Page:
Don't know a dahlia from a daffodil? Don't panic! I've put together a few tips to consider when choosing your wedding bouquetRead More
Earlier this year I organised a styled shoot in Glasgow’s iconic Govanhill Baths which was then featured in the Sunday Herald magazine. I’ve been meaning to blog about it since then but this being the wedding season time seems to be flying by! One of my goals this year was to take part in more styled shoots as it’s a great way to collaborate and meet with other creatively minded suppliers and set your own creative briefs.
I’d been looking for a location to do a shoot in for a while and wanted to shoot flowers in an unusual context so the idea grew from then. I was inspired after watching a vimeo documentary about the occupation of the Baths in which there were some kids holding a banner saying “let democracy bloom”. From there the idea blossomed.
Govan is one of the most diverse communities in Glasgow and the Govanhill Baths was a key service where people from all different backgrounds mixed. Apart from the pools themselves, there was a steamie and slipper baths which were crucial services to the local community who often lived in housing that didn’t have these amenities.
It’s been 15 years since the Baths were closed, and they provided such a key service for the community there was a huge outcry when the council tried to shut them. There was an occupation for several weeks and after the supporters were forcibly evicted, the building was left to ruin. Now the Govanhill Baths Community Trust has been formed and some initial funding has been granted by the Heritage Lottery Fund to restore it to its former glory.
The way the community mobilised around the Baths and the things the building came to represent really inspired me, so having done a site visit with photographer extraordinaire Chantal from The Gibsons I knew it would be a really special project. Many of the original features of the baths are still present and although some areas are pretty run down and we had to dodge a few dead pigeons, you can really imagine what the Baths would have been like in their heyday.
With this being the year of Architecture, and the annual Doors Open Day festival about to start, it seems like re-imagining and resuscitating modern ruins is in the popular consciousness, with projects like St Peter’s Seminary / Hinterland taking place earlier in the year.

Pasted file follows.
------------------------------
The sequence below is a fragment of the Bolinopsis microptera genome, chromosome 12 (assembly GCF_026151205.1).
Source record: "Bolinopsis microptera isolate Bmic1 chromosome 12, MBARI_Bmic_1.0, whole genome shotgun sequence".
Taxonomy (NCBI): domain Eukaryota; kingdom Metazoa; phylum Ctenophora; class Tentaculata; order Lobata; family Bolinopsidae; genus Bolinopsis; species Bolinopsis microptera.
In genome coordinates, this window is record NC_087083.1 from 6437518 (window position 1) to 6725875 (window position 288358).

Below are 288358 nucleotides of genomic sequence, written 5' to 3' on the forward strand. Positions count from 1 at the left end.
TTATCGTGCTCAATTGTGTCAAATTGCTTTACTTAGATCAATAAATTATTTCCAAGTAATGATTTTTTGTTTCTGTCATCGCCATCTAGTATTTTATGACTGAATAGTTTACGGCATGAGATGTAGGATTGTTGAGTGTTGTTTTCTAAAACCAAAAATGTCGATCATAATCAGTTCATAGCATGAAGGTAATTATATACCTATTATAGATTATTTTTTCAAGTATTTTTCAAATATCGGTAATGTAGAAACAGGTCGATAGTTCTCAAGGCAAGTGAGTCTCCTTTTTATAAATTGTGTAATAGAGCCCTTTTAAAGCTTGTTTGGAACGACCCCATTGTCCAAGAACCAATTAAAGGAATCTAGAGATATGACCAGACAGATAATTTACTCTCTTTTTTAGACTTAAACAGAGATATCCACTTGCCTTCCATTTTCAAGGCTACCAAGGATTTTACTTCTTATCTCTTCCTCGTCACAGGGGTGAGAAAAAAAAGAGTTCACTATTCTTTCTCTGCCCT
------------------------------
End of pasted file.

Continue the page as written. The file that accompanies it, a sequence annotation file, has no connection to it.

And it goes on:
For the shoot I wanted to go for a 1920s/30s faded Gatsby glamour look, and the brilliant Natasha from Lovedeluxe Lingerie provided some great piece for our model, Maddy, to wear. Cat Robertson did a great job on make-up, managing to match the lip colour to the flowers in my bouquet perfectly! And Laura Slaven represented Anne Marie McElroy creating a great 20s style wave in Maddy’s hair.
For the flowers I wanted to create something that seemed full of the rich opulence of the 1920s Gatsby era but gone a bit wild and to seed (like the Baths themselves), so I included rich jewel tones and even an airplant as a focal element to the bouquet.
Other pieces included an installation in one of the overflow areas of the pool, a flapper headband, which would make a great substitute for a flower crown, and a statement necklace of succulents and celosia. The piece de resistance however was a swim cap created entirely from fresh flowers like artificial ones popular in the 20s and 30s.
When talking to brides at consultations or at recent wedding fairs in Glasgow, Edinburgh and Stirling, the word “peony” has loomed large. Undoubtedly a beautiful flower, and one of the most popular luxury wedding flowers, many brides have their hearts set on this bloom for their wedding bouquet. Unfortunately, as with many beautiful ephemeral things, it has a very short season, making it all the more precious. Its peak season falls between April and June, but this year I have seen beautiful peonies at the flower market from early March, and last year there were peonies well into July. They go hand in hand with blousey full-bloomed roses to give a sense of stately home elegance and they have an amazing heady scent.
This beautiful flower is full of diva-like habits and can strike fear into the heart of many florists as they are notoriously capricious. Often a number of stems per wrap will never open at all, despite the ministrations of panicking florists equipped with warm water and hairdryers. Other times they will unfurl their taffeta skirts all too soon and be ready to dance before the day of the wedding. Because of this your florist might over order the number of peonies needed so they will have enough usable stems.
That said, they are definitely the stars of the show in a bouquet, the prima ballerina of any arrangement, despite their Victorian flower meaning of “bashfulness”. So it is always difficult when a bride full of enthusiasm for peonies then reveals her wedding date is out of peony season. However all is not lost, there are many alternatives to peonies which work well in natural, classic and rustic bouquets at other times of year. Perhaps the first step is to think about what it is about the peony that charms you.
If it is the big headed round shape consider using Ranunculus or double tulips in spring. You might also like David Austin roses for their ruffles and spirals of petals. Or if you love the scent, try something like Matthiola to capture the perfume of summer. Whatever it is that attracts you, there are plenty of alternatives out there.